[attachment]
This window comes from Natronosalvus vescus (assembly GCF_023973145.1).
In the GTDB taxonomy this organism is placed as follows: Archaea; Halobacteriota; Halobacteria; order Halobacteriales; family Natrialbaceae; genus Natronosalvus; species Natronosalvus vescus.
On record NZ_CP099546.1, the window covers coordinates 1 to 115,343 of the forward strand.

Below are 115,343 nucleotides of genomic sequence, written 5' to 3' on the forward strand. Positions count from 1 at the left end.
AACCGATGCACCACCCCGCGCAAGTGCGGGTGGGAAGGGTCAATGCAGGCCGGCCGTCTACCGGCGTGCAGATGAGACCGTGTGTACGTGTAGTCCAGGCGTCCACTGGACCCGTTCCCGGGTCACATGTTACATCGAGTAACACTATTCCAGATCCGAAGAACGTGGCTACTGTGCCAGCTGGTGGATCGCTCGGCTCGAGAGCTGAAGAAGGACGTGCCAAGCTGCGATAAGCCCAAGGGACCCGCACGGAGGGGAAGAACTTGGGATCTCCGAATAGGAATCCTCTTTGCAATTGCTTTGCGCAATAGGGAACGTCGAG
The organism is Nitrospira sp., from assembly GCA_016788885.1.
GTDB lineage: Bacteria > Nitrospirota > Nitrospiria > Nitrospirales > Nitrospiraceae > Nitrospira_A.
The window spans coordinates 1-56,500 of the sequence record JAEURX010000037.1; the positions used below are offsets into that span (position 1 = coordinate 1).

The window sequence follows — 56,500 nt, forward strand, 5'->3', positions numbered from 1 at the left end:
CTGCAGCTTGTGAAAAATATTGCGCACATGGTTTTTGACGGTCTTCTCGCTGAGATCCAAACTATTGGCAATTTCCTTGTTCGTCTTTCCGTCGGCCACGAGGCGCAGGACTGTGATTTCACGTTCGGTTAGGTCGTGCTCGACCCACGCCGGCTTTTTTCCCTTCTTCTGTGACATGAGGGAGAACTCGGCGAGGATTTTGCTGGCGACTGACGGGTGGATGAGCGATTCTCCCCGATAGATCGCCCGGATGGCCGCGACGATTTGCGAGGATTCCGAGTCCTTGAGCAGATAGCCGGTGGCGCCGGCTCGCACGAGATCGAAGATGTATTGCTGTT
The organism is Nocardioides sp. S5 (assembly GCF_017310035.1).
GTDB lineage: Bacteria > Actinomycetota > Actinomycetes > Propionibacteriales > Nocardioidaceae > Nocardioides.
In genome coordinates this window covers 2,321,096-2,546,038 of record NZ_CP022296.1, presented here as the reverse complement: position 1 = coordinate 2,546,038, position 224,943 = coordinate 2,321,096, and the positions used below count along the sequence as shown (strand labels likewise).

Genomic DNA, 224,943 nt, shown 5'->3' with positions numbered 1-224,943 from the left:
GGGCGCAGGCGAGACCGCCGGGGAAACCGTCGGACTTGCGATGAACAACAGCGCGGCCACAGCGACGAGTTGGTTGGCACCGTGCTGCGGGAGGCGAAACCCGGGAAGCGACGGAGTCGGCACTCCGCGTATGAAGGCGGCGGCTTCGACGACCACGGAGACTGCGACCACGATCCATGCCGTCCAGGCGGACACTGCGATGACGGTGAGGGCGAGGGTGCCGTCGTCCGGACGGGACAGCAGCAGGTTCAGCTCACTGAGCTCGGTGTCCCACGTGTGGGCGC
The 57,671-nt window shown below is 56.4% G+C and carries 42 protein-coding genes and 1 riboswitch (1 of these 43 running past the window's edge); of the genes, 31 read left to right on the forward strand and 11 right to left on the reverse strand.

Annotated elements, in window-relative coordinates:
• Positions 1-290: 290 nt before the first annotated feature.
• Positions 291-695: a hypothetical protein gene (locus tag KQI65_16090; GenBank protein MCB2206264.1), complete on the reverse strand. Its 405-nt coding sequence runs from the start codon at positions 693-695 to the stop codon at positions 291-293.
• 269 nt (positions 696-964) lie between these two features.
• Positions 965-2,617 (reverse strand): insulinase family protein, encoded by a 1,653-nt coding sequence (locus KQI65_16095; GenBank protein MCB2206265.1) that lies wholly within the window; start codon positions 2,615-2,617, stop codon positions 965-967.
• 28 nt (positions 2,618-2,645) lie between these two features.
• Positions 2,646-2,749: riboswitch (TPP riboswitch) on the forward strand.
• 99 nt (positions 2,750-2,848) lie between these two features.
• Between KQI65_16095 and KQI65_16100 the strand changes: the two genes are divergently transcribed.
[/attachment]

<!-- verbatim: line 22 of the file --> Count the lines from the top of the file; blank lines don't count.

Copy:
• 28 nt (positions 2,618-2,645) lie between these two features.